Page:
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Ethiopia: Kinijit Diaspora problems, lessons to the opposition

November 12, 2006

By Zerihun Tesfaye

November 10, 2006 — It has now become evident that the rumblings heard around CUDP members and support groups in the Diaspora for the past few months has resulted in two groups claiming to be the real torchbearers of the CUDP and its agenda of having its leaders released and the struggle for democracy continued. One may claim to have more chapters or much more members than that of the other, but two groups fighting to get the attention of the Diaspora, nonetheless. Given the very short history of the CUD and an even briefer history of the CUDP as an organization, the current difficulties the organization’s members and supporters are going through is understandable. What is not understandable and incomprehensible is the amount of airtime and write-ups spent in the various media by various individuals and or groups, allied or not, in fanning the flames, recriminations and sometimes even worse. One also needs to be aware that regime agents and provocateurs are always sniffing for potential trouble, available cracks and openings where they could smuggle their divisive poison so as to create havoc among opposition forces.

Sadly, instead of closing ranks we have witnessed in the past year or two how differences among opposition groupings had been handled and how detrimental it has been to the overall struggle. It is high time we learn from past mistakes, assess the situation soberly and make a stop to the hemorrhaging from the inside.

In times like these, efforts need to be made to heal the wounds and to play a constructive role in bringing bickering individuals or groups together, where possible. If these groups are not able to narrow their differences and work together, at a minimum, they have to be able to find an acceptable mechanism whereby they part amicably and more importantly, keep the big picture of how to get rid of tyranny in mind. Each group should be allowed to contribute towards the realization of this objective in the best way it could without creating a hindrance to the activity of others.

For at the end, it is the collective strength of all groups working towards the same goal and their ability to organize the greatest number of people in the struggle against tyranny that will assure us of success. Further, it helps greatly to understand that what ever advance or victory being achieved at any given time is not only an attribute of the given leadership at the time, but, is a combination of all the little victories achieved in the course of the struggle.

If we look at the major victory that our people achieved in the May 2005 elections, while acknowledging the catalytic role the CUDP played, we can say with absolute certainty that the combined struggle of all groups and organizations in the previous fourteen years against tyranny were the fertile ground upon which this victory was achieved. Or to paraphrase what Sir Isaac Newton once said, if the CUDP leaders were able to see further and advance the cause it was because they stood on the shoulders of giants. It is, by all means important to look back to our immediate history, – our history of success and failure, struggle and betrayal, hero worshipping and hero demolishing, …etc, for we need to pick up a lesson or two if we want to advance in unity and achieve victory.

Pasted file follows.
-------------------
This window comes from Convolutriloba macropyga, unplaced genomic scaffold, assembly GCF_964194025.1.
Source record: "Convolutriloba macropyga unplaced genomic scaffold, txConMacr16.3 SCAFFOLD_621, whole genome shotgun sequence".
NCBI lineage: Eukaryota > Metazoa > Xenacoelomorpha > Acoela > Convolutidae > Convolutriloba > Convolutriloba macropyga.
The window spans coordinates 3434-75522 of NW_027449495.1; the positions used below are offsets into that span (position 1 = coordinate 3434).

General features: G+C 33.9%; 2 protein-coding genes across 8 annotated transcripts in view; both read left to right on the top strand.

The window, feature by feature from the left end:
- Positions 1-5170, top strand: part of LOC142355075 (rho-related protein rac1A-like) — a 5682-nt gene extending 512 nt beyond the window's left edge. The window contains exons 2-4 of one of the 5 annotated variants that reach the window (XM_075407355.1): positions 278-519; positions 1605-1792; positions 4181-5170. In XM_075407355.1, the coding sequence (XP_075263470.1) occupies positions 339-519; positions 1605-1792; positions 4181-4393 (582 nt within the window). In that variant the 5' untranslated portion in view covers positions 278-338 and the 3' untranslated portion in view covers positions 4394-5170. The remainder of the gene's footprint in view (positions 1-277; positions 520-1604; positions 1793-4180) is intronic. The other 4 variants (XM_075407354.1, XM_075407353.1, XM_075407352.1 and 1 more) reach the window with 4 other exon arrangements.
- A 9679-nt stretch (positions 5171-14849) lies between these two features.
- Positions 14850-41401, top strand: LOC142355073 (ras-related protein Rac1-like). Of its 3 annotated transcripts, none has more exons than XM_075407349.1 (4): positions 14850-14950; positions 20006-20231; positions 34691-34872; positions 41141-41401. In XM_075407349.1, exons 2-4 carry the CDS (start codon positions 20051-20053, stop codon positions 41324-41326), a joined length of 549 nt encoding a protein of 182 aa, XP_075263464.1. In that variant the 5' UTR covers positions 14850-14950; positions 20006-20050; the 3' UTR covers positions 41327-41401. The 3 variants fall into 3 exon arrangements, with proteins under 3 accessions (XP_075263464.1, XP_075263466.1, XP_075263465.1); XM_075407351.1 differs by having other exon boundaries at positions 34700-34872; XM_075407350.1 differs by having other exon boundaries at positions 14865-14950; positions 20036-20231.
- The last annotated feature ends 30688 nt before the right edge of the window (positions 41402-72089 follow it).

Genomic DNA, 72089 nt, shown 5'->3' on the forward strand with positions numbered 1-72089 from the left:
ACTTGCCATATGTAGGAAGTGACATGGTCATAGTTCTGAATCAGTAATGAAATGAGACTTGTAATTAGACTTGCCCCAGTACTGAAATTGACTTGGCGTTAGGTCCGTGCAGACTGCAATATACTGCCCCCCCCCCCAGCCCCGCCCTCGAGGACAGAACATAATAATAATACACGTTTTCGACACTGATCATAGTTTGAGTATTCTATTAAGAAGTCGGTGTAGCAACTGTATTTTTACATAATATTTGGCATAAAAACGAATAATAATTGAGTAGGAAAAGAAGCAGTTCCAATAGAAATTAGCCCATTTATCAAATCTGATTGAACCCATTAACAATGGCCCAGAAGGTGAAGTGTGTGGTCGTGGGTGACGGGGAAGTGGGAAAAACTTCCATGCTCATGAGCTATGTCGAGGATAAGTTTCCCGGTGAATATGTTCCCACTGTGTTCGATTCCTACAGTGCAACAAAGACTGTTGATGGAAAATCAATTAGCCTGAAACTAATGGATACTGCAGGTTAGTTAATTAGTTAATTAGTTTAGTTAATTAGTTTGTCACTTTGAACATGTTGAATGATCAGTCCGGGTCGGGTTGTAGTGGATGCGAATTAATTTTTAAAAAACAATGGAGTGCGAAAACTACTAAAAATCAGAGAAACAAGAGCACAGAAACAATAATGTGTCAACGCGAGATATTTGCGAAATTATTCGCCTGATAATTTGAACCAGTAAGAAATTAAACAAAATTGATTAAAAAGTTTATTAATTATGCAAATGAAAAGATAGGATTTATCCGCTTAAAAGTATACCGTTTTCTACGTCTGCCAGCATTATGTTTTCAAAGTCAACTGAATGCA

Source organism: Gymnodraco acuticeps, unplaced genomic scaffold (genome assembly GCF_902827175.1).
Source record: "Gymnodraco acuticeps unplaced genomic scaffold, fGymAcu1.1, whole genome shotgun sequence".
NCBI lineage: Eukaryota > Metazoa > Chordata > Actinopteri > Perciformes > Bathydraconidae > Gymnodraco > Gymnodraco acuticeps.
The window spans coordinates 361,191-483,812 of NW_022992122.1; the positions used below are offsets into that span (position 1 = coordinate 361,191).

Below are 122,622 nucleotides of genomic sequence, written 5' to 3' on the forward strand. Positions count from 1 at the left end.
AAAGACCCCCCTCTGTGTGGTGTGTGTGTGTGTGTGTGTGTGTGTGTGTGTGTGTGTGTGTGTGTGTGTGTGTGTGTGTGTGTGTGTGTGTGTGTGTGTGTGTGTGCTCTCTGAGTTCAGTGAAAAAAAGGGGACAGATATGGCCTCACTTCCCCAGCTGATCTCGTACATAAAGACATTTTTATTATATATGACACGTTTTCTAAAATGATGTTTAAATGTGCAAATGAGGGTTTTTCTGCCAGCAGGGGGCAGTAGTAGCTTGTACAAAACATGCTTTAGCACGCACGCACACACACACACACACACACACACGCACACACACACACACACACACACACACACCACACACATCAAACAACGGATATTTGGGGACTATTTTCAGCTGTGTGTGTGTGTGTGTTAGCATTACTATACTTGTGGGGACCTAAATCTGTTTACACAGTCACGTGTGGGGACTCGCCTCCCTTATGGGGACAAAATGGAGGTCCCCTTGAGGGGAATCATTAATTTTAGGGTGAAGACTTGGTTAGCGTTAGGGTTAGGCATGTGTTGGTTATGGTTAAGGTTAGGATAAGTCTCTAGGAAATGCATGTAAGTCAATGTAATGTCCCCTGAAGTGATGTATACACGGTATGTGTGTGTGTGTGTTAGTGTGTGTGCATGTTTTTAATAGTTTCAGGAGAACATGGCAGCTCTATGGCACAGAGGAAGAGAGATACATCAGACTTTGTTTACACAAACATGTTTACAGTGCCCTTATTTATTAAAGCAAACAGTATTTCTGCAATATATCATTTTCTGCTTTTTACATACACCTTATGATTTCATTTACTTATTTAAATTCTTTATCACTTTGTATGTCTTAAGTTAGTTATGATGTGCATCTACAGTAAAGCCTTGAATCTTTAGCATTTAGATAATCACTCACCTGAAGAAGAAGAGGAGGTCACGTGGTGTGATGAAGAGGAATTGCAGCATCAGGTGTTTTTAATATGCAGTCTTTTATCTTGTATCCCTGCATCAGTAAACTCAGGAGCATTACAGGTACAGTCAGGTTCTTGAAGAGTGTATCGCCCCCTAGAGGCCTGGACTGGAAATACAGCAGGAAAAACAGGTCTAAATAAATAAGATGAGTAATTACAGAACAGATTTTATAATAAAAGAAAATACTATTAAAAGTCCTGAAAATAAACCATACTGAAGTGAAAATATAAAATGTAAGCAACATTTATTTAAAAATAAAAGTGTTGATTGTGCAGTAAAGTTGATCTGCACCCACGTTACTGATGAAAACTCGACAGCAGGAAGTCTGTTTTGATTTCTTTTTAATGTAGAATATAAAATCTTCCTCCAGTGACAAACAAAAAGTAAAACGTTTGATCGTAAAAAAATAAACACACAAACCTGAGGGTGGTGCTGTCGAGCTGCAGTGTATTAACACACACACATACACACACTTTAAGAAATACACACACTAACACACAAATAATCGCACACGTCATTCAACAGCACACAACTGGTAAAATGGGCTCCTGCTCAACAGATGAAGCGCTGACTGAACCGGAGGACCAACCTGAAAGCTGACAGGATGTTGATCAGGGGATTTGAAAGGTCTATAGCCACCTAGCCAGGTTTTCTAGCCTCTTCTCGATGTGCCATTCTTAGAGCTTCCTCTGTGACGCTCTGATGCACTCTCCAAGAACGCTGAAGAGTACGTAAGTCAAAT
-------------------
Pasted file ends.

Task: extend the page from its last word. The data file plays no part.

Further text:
We all remember the amicable working relation between Hibret and Kinjit in the months leading to the May Elections and how it gave a great impetus in creating a great sense of hope and desire among the people to participate in the electoral process and to help usher a new democratic era. The greatest arena of cooperation in this respect, we fondly remember, was the systematic emasculating of EPRDF’s inner bankruptcy , laying bare its dysfunctional nature, from policy conceptualization to implementation in the series of nationally televised and radio broadcasted debates the two organizations conducted with the supposed stalwarts of the leadership of the ruling party. Unfortunately, the great success with which the May 2005 Elections were conducted and in which millions made their voices heard and made their choices clear could not be crowned with the ultimate prize of ushering in a democratic era.

For, once the regime found out what the verdict of the people was going to be, it took it upon itself to not only deny the votes of millions, but also to use all the instruments of coercion and terror in its hands to reverse all the other gains made in the people’s struggle in the previous fourteen years.

The positions taken by the different parties and groups in response to the brazen actions taken by the regime was initially more or less identical, in that, all groups demanded for the respect of the vote and the popular verdict. However, as time passed and the repression at large intensified and started putting additional pressure on the opposition groups, fissures began to show in the hitherto united front of organizations and even within the groupings that comprised the coalitions that formed the organizations and responses began to differ accordingly.